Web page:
The snuffbox mussel is found from western New York and souther Ontario, west to Wisconsin, Iowa and eastern Nebraska, south to Oklahoma, and east to northern Alabama. Within this range it is found in Tennessee, West Virginia, and the Ohio River drainage.
In Michigan this species is found in southeastern Michigan rivers of the Lake Erie drainage, except for the Raisin River. In western Michigan it was historically found in parts of the St. Joseph (Michigan) and Muskegon Rivers. One shell was collected from the Kalamazoo River, although a live individual has not been found. Recent populations have been found in the Grand River. Other museum specimens were collected from the Cass and Chippewa Rivers in the 1930s. (Burch, 1975; Carman and Goforth, 2000; van der Schalie, 1938)
In Michigan, Epioblasma triquetra is found in small- to medium-sized rivers, 7 to 23 m wide. In the southeastern part of Michigan, it is more common in streams between lakes. Its fish host, the logperch, Percina caprodes reproduces in both rivers and lakes, and populations of E. triquetra have been also been found in lakes. However, the invasion of the zebra mussel Dreissena polymorpha, has decimated most lake populations of the snuffbox in southeastern Michigan. (Sherman, 1994; van der Schalie, 1938)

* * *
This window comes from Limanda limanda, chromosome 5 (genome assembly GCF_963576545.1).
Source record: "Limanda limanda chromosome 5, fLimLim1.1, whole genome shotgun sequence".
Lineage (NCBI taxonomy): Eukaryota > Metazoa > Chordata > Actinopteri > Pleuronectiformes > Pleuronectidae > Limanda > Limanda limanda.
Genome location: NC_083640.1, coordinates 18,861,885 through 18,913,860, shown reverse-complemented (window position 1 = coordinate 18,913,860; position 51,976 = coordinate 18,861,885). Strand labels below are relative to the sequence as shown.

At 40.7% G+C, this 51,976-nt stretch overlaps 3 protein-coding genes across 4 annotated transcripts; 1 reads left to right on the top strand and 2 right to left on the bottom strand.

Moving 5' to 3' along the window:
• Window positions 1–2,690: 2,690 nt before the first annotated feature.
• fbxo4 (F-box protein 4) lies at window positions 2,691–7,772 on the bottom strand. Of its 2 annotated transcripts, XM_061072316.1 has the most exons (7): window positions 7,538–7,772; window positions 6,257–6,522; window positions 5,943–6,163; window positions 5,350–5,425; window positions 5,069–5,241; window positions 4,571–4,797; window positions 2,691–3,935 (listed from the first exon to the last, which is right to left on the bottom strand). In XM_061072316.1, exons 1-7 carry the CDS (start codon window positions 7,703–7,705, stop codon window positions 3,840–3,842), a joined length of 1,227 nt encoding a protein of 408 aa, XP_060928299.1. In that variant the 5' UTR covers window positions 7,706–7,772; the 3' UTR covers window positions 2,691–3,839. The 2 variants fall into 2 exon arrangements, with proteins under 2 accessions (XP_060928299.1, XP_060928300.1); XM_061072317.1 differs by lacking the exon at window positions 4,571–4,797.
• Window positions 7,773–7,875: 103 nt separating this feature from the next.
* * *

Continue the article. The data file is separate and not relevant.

The snuffbox is up to 6.4 cm (2.5 inches) long , and is triangular or elongated in shape. The shell is uniformly solid, and inflated. The anterior end is rounded. Males have a truncated posterior end and females have a more expanded posterior end. The dorsal and ventral margins are straight to slightly curved. Females in general are smaller and can be distinguished from males by the ribs and teeth-like sculpture at the posterior end.
Umbos are broad and slightly raised above the hinge line. The beak sculpture is has three to four double-looped bars, although these may be worn and faint.
The periostracum (outer shell layer) is smooth, yellow to yellow-green. The shells also have dark green rays with blotches or chevron markings.
On the inner shell, the left valve has two pseudocardinal teeth, which are high, thin and triangular. The two lateral teeth are short, slightly curved, and slightly striated. The right valve has one high, triangular, thin, triangular pseudocardinal tooth. The one right lateral tooth is short, slightly curved and slightly striated.